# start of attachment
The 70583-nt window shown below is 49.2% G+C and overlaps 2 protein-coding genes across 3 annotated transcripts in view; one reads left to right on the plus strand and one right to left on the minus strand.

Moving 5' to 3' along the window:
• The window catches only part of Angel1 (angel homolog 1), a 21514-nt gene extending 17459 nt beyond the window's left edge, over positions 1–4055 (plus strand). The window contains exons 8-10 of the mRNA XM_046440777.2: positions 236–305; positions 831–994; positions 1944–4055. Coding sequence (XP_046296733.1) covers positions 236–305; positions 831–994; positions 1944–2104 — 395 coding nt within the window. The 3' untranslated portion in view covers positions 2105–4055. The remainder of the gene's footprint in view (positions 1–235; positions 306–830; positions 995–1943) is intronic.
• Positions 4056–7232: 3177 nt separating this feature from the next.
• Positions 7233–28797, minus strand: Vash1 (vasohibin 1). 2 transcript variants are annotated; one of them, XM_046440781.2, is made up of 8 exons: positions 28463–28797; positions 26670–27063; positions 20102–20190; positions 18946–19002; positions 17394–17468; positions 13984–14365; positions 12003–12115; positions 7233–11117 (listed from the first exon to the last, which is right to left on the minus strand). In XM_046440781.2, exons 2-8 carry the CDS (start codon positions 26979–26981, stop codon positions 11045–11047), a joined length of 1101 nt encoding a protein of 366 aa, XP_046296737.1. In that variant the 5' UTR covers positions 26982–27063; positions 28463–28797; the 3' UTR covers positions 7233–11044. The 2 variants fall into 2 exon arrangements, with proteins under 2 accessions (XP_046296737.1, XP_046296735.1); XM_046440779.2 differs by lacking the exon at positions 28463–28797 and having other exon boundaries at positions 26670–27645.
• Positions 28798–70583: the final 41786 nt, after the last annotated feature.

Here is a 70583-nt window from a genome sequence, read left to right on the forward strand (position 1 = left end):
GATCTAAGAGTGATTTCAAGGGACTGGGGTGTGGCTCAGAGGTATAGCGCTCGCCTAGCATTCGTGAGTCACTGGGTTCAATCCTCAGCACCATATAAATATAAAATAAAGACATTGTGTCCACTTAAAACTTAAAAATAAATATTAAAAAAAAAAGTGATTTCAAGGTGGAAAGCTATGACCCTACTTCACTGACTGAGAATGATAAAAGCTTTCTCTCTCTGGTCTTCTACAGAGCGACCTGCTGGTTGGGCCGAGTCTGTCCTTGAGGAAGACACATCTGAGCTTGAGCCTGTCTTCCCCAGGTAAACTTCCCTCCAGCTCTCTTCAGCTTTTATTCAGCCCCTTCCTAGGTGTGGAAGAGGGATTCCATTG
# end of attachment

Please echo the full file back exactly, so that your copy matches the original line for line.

The 70583-nt window shown below is 49.2% G+C and overlaps 2 protein-coding genes across 3 annotated transcripts in view; one reads left to right on the plus strand and one right to left on the minus strand.

Moving 5' to 3' along the window:
• The window catches only part of Angel1 (angel homolog 1), a 21514-nt gene extending 17459 nt beyond the window's left edge, over positions 1–4055 (plus strand). The window contains exons 8-10 of the mRNA XM_046440777.2: positions 236–305; positions 831–994; positions 1944–4055. Coding sequence (XP_046296733.1) covers positions 236–305; positions 831–994; positions 1944–2104 — 395 coding nt within the window. The 3' untranslated portion in view covers positions 2105–4055. The remainder of the gene's footprint in view (positions 1–235; positions 306–830; positions 995–1943) is intronic.
• Positions 4056–7232: 3177 nt separating this feature from the next.
• Positions 7233–28797, minus strand: Vash1 (vasohibin 1). 2 transcript variants are annotated; one of them, XM_046440781.2, is made up of 8 exons: positions 28463–28797; positions 26670–27063; positions 20102–20190; positions 18946–19002; positions 17394–17468; positions 13984–14365; positions 12003–12115; positions 7233–11117 (listed from the first exon to the last, which is right to left on the minus strand). In XM_046440781.2, exons 2-8 carry the CDS (start codon positions 26979–26981, stop codon positions 11045–11047), a joined length of 1101 nt encoding a protein of 366 aa, XP_046296737.1. In that variant the 5' UTR covers positions 26982–27063; positions 28463–28797; the 3' UTR covers positions 7233–11044. The 2 variants fall into 2 exon arrangements, with proteins under 2 accessions (XP_046296737.1, XP_046296735.1); XM_046440779.2 differs by lacking the exon at positions 28463–28797 and having other exon boundaries at positions 26670–27645.
• Positions 28798–70583: the final 41786 nt, after the last annotated feature.

Here is a 70583-nt window from a genome sequence, read left to right on the forward strand (position 1 = left end):
GATCTAAGAGTGATTTCAAGGGACTGGGGTGTGGCTCAGAGGTATAGCGCTCGCCTAGCATTCGTGAGTCACTGGGTTCAATCCTCAGCACCATATAAATATAAAATAAAGACATTGTGTCCACTTAAAACTTAAAAATAAATATTAAAAAAAAAAGTGATTTCAAGGTGGAAAGCTATGACCCTACTTCACTGACTGAGAATGATAAAAGCTTTCTCTCTCTGGTCTTCTACAGAGCGACCTGCTGGTTGGGCCGAGTCTGTCCTTGAGGAAGACACATCTGAGCTTGAGCCTGTCTTCCCCAGGTAAACTTCCCTCCAGCTCTCTTCAGCTTTTATTCAGCCCCTTCCTAGGTGTGGAAGAGGGATTCCATTG